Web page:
Careers in Food Science & Technology: Job Options and Requirements

Sep 16, 2019

Careers in food science and technology require significant formal education. Learn about the education, job duties, and requirements to see if this is the right career for you.

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Food scientists and food technologists conduct tests and experiments to try to optimize food production. They typically hold at least a bachelor's degree.

Essential Information

Food science is the study of how to optimize agricultural output, while food technology is the implementation of those improvements. The majority of food scientists and technologists work in research capacities for labs, companies or universities, but a considerable number of positions are also available in manufacturing industries. Careers in food science and technology afford researchers the opportunity to make a tangible impact on the healthfulness of people's diets around the world.

Required Education Bachelor's in related field
Other Requirements Master's or Doctorate for university employment
Projected Job Growth (2018-2028)* 5% for food scientists and food technologists
Median Salary (2018)* $65,300 for food scientists and food technologists

Source: *U.S. Bureau of Labor Statistics

Job Options

In 2018, the U.S Bureau of Labor Statistics (BLS) recorded that 38,000 people were employed in Agricultural and Food Science. By 2028, the field is expected to see 7% growth. In May of 2018, the BLS reported that food scientists and technologists earned a median salary of $65,300.

Strong academic backgrounds in chemistry, biology, engineering, genetics and other relevant sciences can be parlayed into food science and technology positions in a variety of settings. Food scientists and technologists are employed by the government and food-processing industries, as well as by universities, where they occupy research positions.

The Institute of Food Technologists (IFT) explains that all of these positions are ultimately linked by a common goal. Workers are part of a larger, international community of researchers, constantly engaging in a scholarly dialogue on how to best ensure people everywhere are receiving nutritious and sufficient food sources.

Food Scientists

Food scientists research how to improve existing methods of food packaging and processing. This can include studying a food's nutritional content and investigating alternative sources of food and ways to purify foods containing additives. Many focus on the manufacturing aspect of food and determine how best to process and store food products. All food scientists must be conscious of government regulations on food processing, but specific positions exist for those who want to make a career of food processing inspection.

Food Technologists

Although the functions of food scientists and food technologists often overlap, the latter is more immediately concerned with product development. Those specializing in biotechnology have opportunities to work on genetic engineering of plants and crops or explore how agricultural products can be transformed into fuel sources (biofuels). Nanotechnology is being used successfully to test the content of food, targeting especially the presence of harmful contaminants.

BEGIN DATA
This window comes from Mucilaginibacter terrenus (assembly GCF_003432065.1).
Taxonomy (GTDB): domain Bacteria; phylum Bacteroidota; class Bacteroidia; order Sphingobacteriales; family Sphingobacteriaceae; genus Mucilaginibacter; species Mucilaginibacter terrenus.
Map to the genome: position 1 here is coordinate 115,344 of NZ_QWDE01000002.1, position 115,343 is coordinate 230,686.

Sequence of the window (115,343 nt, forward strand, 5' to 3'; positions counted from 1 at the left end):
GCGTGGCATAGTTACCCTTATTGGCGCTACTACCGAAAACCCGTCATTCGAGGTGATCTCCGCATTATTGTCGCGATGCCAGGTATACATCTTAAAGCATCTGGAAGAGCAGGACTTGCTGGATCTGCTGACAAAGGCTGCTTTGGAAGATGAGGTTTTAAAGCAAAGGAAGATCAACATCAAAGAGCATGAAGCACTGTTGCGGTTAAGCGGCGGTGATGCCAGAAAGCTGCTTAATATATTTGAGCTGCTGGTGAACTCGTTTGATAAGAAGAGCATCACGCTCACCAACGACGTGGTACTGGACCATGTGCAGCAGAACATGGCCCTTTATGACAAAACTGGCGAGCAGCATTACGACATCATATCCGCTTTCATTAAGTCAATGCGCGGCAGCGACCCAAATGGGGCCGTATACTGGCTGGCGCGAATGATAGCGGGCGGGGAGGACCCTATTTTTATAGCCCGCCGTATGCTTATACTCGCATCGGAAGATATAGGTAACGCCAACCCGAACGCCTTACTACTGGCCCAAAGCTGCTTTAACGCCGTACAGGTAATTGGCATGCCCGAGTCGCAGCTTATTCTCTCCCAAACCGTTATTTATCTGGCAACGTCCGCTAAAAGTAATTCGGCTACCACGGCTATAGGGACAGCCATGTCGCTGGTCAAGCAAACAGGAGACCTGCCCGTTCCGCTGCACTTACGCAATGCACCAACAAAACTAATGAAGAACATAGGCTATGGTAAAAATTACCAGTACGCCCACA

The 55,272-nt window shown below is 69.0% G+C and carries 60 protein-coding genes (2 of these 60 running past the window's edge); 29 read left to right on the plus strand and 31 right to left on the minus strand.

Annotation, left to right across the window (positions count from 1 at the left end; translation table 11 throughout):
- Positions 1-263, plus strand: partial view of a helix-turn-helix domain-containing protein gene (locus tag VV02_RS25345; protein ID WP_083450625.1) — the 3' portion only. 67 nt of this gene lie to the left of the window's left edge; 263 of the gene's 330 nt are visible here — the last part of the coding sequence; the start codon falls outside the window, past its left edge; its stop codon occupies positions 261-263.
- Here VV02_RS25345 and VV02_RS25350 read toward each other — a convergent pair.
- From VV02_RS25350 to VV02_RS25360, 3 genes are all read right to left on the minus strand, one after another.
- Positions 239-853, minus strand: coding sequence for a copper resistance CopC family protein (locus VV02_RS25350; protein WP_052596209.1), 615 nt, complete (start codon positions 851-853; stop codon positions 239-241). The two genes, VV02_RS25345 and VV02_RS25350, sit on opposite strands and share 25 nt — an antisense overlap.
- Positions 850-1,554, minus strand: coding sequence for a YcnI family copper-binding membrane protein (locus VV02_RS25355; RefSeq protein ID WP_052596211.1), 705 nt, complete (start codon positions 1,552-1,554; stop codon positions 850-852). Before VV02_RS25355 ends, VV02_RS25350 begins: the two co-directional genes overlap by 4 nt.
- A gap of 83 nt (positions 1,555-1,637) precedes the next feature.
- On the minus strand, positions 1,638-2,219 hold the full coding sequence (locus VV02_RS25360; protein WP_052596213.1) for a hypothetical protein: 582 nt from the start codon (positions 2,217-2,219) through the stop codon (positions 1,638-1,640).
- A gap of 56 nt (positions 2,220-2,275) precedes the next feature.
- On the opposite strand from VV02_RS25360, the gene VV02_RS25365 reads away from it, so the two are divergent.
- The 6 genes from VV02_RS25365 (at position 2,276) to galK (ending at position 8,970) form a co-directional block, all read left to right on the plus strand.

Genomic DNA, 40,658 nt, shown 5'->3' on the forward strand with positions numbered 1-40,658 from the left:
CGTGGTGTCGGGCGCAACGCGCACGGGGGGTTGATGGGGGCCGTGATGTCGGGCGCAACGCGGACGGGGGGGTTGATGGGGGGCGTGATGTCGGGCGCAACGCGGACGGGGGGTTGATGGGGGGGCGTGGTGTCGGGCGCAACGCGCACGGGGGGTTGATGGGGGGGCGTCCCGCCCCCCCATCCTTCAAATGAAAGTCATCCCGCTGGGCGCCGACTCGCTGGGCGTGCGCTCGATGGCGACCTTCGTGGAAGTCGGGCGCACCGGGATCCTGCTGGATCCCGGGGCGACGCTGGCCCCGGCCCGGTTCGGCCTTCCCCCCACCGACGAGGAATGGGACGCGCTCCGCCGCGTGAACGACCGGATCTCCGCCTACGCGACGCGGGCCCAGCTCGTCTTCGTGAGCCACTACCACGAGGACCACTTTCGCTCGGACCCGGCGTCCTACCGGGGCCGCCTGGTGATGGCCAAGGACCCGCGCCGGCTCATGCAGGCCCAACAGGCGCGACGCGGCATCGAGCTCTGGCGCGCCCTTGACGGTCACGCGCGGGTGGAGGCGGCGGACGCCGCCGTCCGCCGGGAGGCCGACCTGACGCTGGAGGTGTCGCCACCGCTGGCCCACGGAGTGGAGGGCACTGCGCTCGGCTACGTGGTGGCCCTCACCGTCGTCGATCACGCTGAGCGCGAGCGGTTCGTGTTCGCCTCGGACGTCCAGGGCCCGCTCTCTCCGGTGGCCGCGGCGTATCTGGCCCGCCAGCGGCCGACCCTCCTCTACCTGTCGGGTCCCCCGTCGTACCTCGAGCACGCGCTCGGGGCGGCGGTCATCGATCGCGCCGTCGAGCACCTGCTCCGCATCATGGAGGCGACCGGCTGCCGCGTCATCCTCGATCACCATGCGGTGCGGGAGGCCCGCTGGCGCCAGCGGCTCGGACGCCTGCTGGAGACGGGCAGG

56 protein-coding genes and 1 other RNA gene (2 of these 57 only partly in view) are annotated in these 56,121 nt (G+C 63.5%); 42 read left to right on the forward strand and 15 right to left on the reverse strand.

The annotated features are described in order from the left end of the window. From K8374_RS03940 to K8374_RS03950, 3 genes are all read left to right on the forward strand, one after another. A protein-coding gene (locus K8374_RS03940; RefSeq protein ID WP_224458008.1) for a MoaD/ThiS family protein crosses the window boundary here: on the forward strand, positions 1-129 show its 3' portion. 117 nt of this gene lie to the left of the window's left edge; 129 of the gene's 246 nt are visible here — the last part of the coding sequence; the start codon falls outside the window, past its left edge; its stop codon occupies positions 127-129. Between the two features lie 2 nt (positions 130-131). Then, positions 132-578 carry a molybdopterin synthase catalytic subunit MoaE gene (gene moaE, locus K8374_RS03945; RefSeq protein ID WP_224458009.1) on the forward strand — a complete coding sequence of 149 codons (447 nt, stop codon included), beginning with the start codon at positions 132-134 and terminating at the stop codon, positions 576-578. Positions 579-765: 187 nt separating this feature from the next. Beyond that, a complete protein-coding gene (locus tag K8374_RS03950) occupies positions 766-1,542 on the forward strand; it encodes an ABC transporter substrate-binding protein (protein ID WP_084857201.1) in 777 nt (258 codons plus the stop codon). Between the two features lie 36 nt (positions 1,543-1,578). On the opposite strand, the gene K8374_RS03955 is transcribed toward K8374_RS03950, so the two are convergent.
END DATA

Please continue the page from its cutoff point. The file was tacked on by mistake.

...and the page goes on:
Like food scientists, food technologists must be capable of working independently, as well as with a team. Workers often begin as part of a research group, with the possibility of promotions to managerial positions.

Educational Requirements

Undergraduates can expect to take an assortment of rigorous courses covering chemistry, biology, calculus, statistics, nutrition and health. Students are also frequently required to take classes on writing and oral expression, since food scientists often perform advisory functions for the government or food processing companies.

Many universities offer both undergraduate and advanced degree programs. Additionally, some schools give students opportunities to work alongside researchers employed by the university in school-owned dairies, ranches or feedlots. The foods produced are then made available to the community, serving both the immediate school population and the surrounding public. The IFT has a list of approved undergraduate and graduate programs online and offers the Feeding Tomorrow scholarship to qualified students.

Degrees in agricultural science are the most immediately relevant to a career in food science and technology, but degrees in any one of the sciences or engineering fields are also well regarded. Those studying to become food scientists and technologists can expect to have coursework divided between the classroom, fieldwork and the laboratory.

Food scientists and technologists seeking positions with private companies are considered qualified with a bachelor's degree, but those who hope to work at universities will need a master's or doctorate (Ph.D.). The BLS notes that food scientists and technologists don't need a license to practice.

Although a fast as average growth is projected over the next decade, this does not account for retirement rates, which will open up a number of positions. Job seekers with an advanced degree will have an advantage.

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